Did Lot's wife go to heaven or hell for her sin of looking back?
"When the morning dawned, the angels urged Lot to hurry, saying, "Arise, take your wife and your two daughters who are here, lest you be consumed in the punishment of the city." And while he lingered, the men took hold of his hand, his wife's hand, and the hands of his two daughters, the LORD being merciful to him, and they brought him out and set him outside the city. So it came to pass, when they had brought them outside, that he said, "Escape for your life! Do not look behind you nor stay anywhere in the plain. Escape to the mountains, lest you be destroyed." ... Then the LORD rained brimstone and fire on Sodom and Gomorrah, from the LORD out of the heavens. So He overthrew those cities, all the plain, all the inhabitants of the cities, and what grew on the ground. But his wife looked back behind him, and she became a pillar of salt" (Genesis 19:15-17, 24-26).
The question basically is, "Was Lot's wife's violation of a direct command from an angel of God enough to keep her out of heaven?" We are not directly told concerning the final fate of most people mentioned in the Bible. However, for many it is not hard to guess. Somehow, we dislike the thought that one sin by a person could have such great eternal consequences.
In discussing the future destruction of Jerusalem, Jesus gave this warning: "And as it was in the days of Noah, so it will be also in the days of the Son of Man: They ate, they drank, they married wives, they were given in marriage, until the day that Noah entered the ark, and the flood came and destroyed them all. Likewise as it was also in the days of Lot: They ate, they drank, they bought, they sold, they planted, they built; but on the day that Lot went out of Sodom it rained fire and brimstone from heaven and destroyed them all. Even so will it be in the day when the Son of Man is revealed. In that day, he who is on the housetop, and his goods are in the house, let him not come down to take them away. And likewise the one who is in the field, let him not turn back. Remember Lot's wife. Whoever seeks to save his life will lose it, and whoever loses his life will preserve it" (Luke 17:26-33). Many people lost their lives in the fall of Jerusalem because they would not heed the warnings given. They continued their sinful lives as if nothing would ever happen. Noah spent 120 warning the world that a flood was coming and only his own immediate family listened (II Peter 2:5). Lot warned his daughters and son-in-laws, but they would not listen. They were destroyed in the fall of Sodom (II Peter 2:6).
But what about Lot's wife? She left the city. Her only fault was looking back. But that longing for what was left behind serves as a warning. When Jerusalem fell, Jesus warned it would fall suddenly. There wouldn't even be time to grab things to take with you. In order to live, the people escaping had to leave with no hesitation, no desire for what they left behind. Lot's wife serves as a warning.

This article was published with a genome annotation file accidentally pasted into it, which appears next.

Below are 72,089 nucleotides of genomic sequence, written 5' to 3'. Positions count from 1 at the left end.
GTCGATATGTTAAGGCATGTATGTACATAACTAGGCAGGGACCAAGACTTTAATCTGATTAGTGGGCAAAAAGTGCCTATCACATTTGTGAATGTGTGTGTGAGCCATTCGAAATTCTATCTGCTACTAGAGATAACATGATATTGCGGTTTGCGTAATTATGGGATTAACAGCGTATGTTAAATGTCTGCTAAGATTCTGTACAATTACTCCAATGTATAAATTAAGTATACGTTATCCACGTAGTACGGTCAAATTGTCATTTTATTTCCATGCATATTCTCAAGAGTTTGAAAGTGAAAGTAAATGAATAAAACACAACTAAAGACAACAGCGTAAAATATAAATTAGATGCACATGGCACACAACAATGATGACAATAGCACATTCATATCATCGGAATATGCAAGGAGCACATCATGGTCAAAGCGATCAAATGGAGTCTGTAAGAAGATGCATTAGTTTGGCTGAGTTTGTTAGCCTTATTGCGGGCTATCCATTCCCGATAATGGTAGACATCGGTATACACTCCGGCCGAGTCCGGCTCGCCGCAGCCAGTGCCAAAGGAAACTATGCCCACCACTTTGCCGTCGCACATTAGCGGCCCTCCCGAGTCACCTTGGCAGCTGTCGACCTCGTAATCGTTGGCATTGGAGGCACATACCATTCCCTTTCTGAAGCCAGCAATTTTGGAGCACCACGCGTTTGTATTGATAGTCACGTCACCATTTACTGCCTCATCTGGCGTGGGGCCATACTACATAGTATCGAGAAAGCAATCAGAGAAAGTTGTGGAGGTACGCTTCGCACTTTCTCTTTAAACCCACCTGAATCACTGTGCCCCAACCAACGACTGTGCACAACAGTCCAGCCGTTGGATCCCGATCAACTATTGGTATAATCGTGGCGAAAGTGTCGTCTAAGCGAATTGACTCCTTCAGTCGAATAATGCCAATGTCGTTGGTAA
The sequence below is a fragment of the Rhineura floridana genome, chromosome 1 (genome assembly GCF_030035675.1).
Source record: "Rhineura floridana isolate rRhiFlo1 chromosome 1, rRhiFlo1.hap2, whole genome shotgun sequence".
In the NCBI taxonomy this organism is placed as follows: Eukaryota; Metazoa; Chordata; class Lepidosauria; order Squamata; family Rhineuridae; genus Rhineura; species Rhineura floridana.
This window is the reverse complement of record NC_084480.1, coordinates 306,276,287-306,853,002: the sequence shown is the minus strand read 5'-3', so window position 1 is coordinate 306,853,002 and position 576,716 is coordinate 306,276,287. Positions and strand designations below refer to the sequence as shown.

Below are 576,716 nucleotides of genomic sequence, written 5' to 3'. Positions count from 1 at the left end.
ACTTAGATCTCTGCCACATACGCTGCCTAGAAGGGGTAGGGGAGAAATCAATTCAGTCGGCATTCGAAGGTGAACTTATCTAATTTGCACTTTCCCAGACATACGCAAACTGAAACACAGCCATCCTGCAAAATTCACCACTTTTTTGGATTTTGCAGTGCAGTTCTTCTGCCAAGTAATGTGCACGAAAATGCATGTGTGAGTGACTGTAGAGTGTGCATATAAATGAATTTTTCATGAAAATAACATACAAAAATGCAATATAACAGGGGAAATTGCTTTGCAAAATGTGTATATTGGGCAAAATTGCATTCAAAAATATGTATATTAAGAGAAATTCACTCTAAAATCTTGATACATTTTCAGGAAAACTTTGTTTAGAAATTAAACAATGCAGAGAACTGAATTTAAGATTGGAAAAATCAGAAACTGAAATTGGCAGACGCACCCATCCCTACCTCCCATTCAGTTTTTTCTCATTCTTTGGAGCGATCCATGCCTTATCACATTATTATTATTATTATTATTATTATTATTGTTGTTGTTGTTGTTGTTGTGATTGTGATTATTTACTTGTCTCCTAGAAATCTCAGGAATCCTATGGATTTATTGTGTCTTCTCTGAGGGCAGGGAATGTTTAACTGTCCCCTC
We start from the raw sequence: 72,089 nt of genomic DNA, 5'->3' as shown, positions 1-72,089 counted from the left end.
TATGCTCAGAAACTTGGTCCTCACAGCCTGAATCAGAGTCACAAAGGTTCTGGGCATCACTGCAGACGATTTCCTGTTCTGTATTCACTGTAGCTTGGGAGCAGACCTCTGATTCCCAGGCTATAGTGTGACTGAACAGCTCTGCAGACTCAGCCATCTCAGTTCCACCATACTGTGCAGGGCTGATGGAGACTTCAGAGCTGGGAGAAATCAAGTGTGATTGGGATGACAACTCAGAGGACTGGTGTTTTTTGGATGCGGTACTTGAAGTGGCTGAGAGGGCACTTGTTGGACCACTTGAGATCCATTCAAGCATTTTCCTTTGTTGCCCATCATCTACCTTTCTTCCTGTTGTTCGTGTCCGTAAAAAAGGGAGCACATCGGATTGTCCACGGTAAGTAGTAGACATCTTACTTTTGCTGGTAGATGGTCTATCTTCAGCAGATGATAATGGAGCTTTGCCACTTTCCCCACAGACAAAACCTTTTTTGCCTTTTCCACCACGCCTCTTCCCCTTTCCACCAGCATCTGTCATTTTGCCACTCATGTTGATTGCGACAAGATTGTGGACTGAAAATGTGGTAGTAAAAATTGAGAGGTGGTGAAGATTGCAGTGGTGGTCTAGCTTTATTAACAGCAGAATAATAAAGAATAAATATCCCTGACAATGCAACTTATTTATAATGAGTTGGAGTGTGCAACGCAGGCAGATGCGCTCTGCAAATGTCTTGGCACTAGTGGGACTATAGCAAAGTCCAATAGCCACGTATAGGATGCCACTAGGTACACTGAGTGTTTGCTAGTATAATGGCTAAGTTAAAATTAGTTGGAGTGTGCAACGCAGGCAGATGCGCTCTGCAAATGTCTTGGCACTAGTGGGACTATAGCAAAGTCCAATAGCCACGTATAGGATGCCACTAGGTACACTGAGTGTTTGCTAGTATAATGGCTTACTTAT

Her death serves as a warning to us as well. Jesus stated, "No one, having put his hand to the plow, and looking back, is fit for the kingdom of God" (Luke 9:62). Yet many try to become Christians while keeping one foot in their past lives. It doesn't work! "Therefore, since Christ suffered for us in the flesh, arm yourselves also with the same mind, for he who has suffered in the flesh has ceased from sin, that he no longer should live the rest of his time in the flesh for the lusts of men, but for the will of God. For we have spent enough of our past lifetime in doing the will of the Gentiles--when we walked in lewdness, lusts, drunkenness, revelries, drinking parties, and abominable idolatries" (I Peter 4:1-3). You can't leave sin by looking over your shoulder missing what you left behind.
Lot's wife also warns us that God means what He said. "For if the word spoken through angels proved steadfast, and every transgression and disobedience received a just reward, how shall we escape if we neglect so great a salvation, which at the first began to be spoken by the Lord, and was confirmed to us by those who heard Him" (Hebrews 2:3-4).
We are not told what Lot's wife's eternal destiny will be, but given the fact that God saw her sin as great enough to deserve a death sentence, it is likely that sentence was permanent. Too many talk about the goodness and love of God, but they willingly forget that God is also just. "And do you think this, O man, you who judge those practicing such things, and doing the same, that you will escape the judgment of God? Or do you despise the riches of His goodness, forbearance, and longsuffering, not knowing that the goodness of God leads you to repentance? But in accordance with your hardness and your impenitent heart you are treasuring up for yourself wrath in the day of wrath and revelation of the righteous judgment of God, who "will render to each one according to his deeds": eternal life to those who by patient continuance in doing good seek for glory, honor, and immortality; but to those who are self-seeking and do not obey the truth, but obey unrighteousness -- indignation and wrath, tribulation and anguish, on every soul of man who does evil, of the Jew first and also of the Greek; but glory, honor, and peace to everyone who works what is good, to the Jew first and also to the Greek. For there is no partiality with God" (Romans 2:3-11).
Isn't it odd that so many willfully sin, without a worry in the world, because they are certain that God will forgive them of anything they might do wrong. Instead, we could all do with a large dose of fear. "Therefore, since a promise remains of entering His rest, let us fear lest any of you seem to have come short of it" (Hebrews 4:1). What happened to Lot's wife ought to scare you.